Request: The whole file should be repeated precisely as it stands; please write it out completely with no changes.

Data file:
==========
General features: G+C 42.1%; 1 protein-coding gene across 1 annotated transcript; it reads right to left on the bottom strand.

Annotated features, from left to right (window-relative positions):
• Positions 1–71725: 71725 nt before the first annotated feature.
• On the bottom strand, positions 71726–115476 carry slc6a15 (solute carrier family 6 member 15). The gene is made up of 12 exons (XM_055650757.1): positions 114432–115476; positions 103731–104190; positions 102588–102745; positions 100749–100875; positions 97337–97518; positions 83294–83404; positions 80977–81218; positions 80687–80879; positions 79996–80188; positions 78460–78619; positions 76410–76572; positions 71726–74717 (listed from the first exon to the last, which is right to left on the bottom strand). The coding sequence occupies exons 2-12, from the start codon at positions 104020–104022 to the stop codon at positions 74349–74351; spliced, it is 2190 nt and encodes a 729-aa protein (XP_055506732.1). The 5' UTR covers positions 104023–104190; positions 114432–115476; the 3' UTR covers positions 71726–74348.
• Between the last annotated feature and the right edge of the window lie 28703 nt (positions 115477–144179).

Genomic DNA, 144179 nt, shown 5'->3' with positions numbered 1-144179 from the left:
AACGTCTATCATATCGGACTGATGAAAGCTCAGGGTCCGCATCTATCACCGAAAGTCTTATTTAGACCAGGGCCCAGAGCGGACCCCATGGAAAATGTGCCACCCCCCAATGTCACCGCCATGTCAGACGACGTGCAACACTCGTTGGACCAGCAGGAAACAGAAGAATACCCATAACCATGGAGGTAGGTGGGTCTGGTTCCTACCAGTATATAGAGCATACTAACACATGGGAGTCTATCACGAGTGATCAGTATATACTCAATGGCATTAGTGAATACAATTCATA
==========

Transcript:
General features: G+C 42.1%; 1 protein-coding gene across 1 annotated transcript; it reads right to left on the bottom strand.

Annotated features, from left to right (window-relative positions):
• Positions 1–71725: 71725 nt before the first annotated feature.
• On the bottom strand, positions 71726–115476 carry slc6a15 (solute carrier family 6 member 15). The gene is made up of 12 exons (XM_055650757.1): positions 114432–115476; positions 103731–104190; positions 102588–102745; positions 100749–100875; positions 97337–97518; positions 83294–83404; positions 80977–81218; positions 80687–80879; positions 79996–80188; positions 78460–78619; positions 76410–76572; positions 71726–74717 (listed from the first exon to the last, which is right to left on the bottom strand). The coding sequence occupies exons 2-12, from the start codon at positions 104020–104022 to the stop codon at positions 74349–74351; spliced, it is 2190 nt and encodes a 729-aa protein (XP_055506732.1). The 5' UTR covers positions 104023–104190; positions 114432–115476; the 3' UTR covers positions 71726–74348.
• Between the last annotated feature and the right edge of the window lie 28703 nt (positions 115477–144179).

Genomic DNA, 144179 nt, shown 5'->3' with positions numbered 1-144179 from the left:
AACGTCTATCATATCGGACTGATGAAAGCTCAGGGTCCGCATCTATCACCGAAAGTCTTATTTAGACCAGGGCCCAGAGCGGACCCCATGGAAAATGTGCCACCCCCCAATGTCACCGCCATGTCAGACGACGTGCAACACTCGTTGGACCAGCAGGAAACAGAAGAATACCCATAACCATGGAGGTAGGTGGGTCTGGTTCCTACCAGTATATAGAGCATACTAACACATGGGAGTCTATCACGAGTGATCAGTATATACTCAATGGCATTAGTGAATACAATTCATA